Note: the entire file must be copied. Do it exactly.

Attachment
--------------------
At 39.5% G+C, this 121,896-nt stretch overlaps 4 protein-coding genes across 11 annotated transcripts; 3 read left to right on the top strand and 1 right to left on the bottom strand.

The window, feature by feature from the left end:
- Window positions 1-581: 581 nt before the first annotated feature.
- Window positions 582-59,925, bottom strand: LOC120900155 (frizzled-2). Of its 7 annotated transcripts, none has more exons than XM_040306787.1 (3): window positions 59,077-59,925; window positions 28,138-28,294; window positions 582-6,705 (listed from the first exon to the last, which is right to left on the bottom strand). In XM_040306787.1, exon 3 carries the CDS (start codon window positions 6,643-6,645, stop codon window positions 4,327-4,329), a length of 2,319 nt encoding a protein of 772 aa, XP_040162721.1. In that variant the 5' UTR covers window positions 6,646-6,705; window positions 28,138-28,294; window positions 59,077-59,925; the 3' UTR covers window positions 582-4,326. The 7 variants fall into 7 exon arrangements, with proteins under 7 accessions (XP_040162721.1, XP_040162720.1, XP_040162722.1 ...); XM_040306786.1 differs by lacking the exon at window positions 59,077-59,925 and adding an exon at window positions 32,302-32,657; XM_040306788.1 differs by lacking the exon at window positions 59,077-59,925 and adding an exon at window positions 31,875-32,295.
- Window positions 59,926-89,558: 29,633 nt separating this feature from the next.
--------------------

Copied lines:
At 39.5% G+C, this 121,896-nt stretch overlaps 4 protein-coding genes across 11 annotated transcripts; 3 read left to right on the top strand and 1 right to left on the bottom strand.

The window, feature by feature from the left end:
- Window positions 1-581: 581 nt before the first annotated feature.
- Window positions 582-59,925, bottom strand: LOC120900155 (frizzled-2). Of its 7 annotated transcripts, none has more exons than XM_040306787.1 (3): window positions 59,077-59,925; window positions 28,138-28,294; window positions 582-6,705 (listed from the first exon to the last, which is right to left on the bottom strand). In XM_040306787.1, exon 3 carries the CDS (start codon window positions 6,643-6,645, stop codon window positions 4,327-4,329), a length of 2,319 nt encoding a protein of 772 aa, XP_040162721.1. In that variant the 5' UTR covers window positions 6,646-6,705; window positions 28,138-28,294; window positions 59,077-59,925; the 3' UTR covers window positions 582-4,326. The 7 variants fall into 7 exon arrangements, with proteins under 7 accessions (XP_040162721.1, XP_040162720.1, XP_040162722.1 ...); XM_040306786.1 differs by lacking the exon at window positions 59,077-59,925 and adding an exon at window positions 32,302-32,657; XM_040306788.1 differs by lacking the exon at window positions 59,077-59,925 and adding an exon at window positions 31,875-32,295.
- Window positions 59,926-89,558: 29,633 nt separating this feature from the next.